7 employees have virus, FEMA says

Agency’s refusal to say where prompts union to accuse it of recklessness

WASHINGTON -- The agency leading the nation's coronavirus response said that seven of its employees had tested positive for the virus with another four cases pending although, in a letter to its employees union, it declined a request to say where they were located.

The Federal Emergency Management Agency's refusal prompted criticism from the union that the agency was jeopardizing public health.

Union leaders this month had asked FEMA how many employees had tested positive, and in which offices, so that workers who might have interacted with those people could decide whether to get tested. On Friday, FEMA turned down that request, saying the union did not need to know, according to a copy of the agency's letter to the union that was reviewed by The New York Times.

In response to inquiries from The Times, the agency Saturday said that seven employees had tested positive for the coronavirus. "Currently, FEMA has 11 total cases -- seven employees have tested positive and four potential cases are pending," Lizzie Litzow, a spokeswoman for FEMA, said in a statement. "Individuals who need to be aware of their names and locations have been made aware."

"FEMA has taken every precaution recommended by the CDC to protect all employees," Litzow added, referring to the Centers for Disease Control and Prevention.

Steve Reaves, president of the American Federation of Government Employees Local 4060, which represents about 5,000 FEMA employees, said that by not sharing details about the staff infections with the union, the agency was endangering other employees as well as the safety of the people to whom the agency was providing aid. Overall, the agency has about 14,000 employees.

"If we're out there handing out masks and gloves, and we've got covid, then they're contaminated," said Reaves, referring to the disease caused by the coronavirus.

The concern over the health and safety of FEMA employees comes as the agency is already stretched thin by three years of major natural disasters.

As of Saturday, FEMA was responding to 54 major disasters around the country, according to agency documents. Thirteen states and territories have requested disaster assistance from FEMA for the coronavirus since March 23 alone.

Just one-third of FEMA's trained workforce is available to be deployed, agency data shows. The demand on those workers will most likely grow in the coming weeks and months: Federal scientists predicted this month that 23 states would get "major to moderate flooding" between now and the end of May. And hurricane season starts June 1.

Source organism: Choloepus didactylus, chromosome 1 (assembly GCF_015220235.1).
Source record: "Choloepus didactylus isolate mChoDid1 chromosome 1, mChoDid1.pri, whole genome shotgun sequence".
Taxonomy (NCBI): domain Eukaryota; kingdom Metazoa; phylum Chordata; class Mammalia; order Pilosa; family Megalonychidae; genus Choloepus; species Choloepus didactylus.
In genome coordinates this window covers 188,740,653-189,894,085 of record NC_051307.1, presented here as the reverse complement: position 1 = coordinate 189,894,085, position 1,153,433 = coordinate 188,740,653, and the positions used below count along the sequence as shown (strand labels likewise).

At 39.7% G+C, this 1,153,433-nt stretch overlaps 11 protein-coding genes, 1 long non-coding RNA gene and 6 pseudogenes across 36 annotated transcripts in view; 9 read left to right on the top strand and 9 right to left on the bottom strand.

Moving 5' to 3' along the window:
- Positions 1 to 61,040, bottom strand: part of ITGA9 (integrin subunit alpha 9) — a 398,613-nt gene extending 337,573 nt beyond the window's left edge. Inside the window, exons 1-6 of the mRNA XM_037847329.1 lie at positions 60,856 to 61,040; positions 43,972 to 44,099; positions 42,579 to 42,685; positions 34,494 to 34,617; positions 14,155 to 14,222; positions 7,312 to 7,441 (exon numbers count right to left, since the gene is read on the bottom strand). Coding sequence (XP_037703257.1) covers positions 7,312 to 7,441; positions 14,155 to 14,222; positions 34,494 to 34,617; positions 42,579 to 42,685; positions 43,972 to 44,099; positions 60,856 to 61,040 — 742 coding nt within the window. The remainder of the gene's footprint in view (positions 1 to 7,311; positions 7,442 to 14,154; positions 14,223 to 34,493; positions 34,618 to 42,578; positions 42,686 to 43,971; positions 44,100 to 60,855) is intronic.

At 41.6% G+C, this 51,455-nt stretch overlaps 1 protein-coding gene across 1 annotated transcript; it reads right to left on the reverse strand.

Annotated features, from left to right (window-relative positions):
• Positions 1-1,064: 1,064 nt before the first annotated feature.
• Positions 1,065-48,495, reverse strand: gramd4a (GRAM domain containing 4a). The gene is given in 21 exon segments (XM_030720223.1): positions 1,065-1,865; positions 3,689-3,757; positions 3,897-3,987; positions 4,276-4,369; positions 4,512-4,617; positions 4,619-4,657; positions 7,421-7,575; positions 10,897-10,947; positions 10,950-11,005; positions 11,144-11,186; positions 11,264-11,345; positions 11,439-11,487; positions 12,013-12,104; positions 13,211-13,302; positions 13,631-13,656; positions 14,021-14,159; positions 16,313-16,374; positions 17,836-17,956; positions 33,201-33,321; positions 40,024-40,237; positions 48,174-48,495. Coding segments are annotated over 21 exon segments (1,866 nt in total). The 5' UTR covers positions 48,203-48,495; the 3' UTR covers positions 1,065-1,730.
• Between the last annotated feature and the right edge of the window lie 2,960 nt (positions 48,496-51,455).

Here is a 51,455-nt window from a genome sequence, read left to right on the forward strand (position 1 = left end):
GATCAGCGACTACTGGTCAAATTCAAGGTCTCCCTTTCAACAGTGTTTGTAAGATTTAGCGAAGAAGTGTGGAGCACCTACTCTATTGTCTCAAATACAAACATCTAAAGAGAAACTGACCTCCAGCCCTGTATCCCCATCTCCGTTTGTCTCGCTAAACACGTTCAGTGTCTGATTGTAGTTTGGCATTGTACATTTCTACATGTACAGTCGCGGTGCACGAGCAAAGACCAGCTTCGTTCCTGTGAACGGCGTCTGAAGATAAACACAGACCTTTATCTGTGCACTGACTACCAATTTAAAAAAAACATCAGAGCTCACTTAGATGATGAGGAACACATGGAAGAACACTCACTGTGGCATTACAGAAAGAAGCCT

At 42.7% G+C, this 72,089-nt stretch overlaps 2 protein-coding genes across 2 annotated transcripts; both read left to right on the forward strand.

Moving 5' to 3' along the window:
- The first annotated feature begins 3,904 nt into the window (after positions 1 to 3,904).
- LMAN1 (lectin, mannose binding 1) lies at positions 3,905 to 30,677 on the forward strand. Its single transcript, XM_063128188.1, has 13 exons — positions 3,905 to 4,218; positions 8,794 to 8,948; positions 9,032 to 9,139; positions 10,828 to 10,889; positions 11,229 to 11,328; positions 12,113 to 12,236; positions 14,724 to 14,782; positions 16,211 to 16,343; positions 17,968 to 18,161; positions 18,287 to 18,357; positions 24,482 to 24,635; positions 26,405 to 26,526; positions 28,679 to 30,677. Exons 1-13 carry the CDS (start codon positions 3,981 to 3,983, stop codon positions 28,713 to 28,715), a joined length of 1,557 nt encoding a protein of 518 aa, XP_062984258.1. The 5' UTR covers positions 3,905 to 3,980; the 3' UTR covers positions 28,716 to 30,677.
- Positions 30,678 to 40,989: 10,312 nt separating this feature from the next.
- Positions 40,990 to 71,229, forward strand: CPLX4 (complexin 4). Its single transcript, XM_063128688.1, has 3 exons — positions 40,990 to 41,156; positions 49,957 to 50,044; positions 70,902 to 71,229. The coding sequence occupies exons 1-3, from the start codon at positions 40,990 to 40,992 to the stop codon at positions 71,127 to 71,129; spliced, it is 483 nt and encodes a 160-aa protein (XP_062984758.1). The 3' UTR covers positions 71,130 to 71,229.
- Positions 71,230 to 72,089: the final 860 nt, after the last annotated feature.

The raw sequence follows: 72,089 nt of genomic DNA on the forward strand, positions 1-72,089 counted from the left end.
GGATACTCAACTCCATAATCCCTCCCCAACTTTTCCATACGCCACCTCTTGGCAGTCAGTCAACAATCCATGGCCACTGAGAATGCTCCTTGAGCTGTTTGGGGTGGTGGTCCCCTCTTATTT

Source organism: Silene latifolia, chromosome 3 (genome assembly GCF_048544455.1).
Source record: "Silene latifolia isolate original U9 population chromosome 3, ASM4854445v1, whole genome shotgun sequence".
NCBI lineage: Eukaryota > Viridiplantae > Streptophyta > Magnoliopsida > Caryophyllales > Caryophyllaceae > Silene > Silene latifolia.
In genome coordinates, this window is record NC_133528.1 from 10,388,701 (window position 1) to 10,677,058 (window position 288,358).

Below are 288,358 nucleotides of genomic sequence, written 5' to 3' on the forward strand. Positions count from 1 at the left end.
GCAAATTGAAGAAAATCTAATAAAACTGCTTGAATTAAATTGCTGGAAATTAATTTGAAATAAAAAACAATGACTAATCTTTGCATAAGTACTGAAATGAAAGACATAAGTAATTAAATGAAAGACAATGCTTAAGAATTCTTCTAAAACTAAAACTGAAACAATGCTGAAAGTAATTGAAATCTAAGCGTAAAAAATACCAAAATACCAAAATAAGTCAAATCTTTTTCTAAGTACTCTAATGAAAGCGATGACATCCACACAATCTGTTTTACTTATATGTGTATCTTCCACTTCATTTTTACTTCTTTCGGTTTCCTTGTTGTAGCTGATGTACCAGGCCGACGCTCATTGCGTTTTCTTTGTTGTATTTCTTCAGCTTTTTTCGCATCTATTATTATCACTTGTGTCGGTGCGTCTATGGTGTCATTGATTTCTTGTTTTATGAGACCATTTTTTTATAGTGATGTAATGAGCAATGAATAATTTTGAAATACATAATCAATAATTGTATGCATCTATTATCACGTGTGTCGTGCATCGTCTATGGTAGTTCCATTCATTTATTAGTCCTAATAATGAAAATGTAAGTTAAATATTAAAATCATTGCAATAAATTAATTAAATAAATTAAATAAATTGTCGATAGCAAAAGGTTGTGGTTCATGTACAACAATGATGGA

The coronavirus has made FEMA's job more challenging in other ways. The traditional response to disasters usually entails gathering large numbers of people -- whether disaster victims in emergency shelters or relief managers in field offices -- in close quarters to dispense relief most efficiently.

The virus, however, is forcing the agency to rethink that approach. It has urged staff members to work from home when possible and distance themselves from their colleagues when it isn't. FEMA has also restricted the number of disaster victims who are allowed inside its field offices at once, and has made it easier for states to shelter victims in hotels or other settings where they don't have to be crammed together.

But those steps only go so far.

Reaves said he was aware of at least three people who worked with the agency and had tested positive. One is in Nashville, where the individual was helping people affected by a tornado. Another is in Atlanta, where FEMA has a regional office. Both people are self-isolating, he said.

The third person worked in FEMA's Washington headquarters and tested positive Tuesday. The official had been working at the coordination center the day before when Vice President Mike Pence, who leads the administration's federal virus task force, hosted a conference call with governors at the center.

The agency said the people leading the coronavirus task force were safe. "At no time did this individual or any others known to have contact with them come within 6 feet of the vice president or any other task force principal for any period of time," Litzow said by email.

A Section on 03/30/2020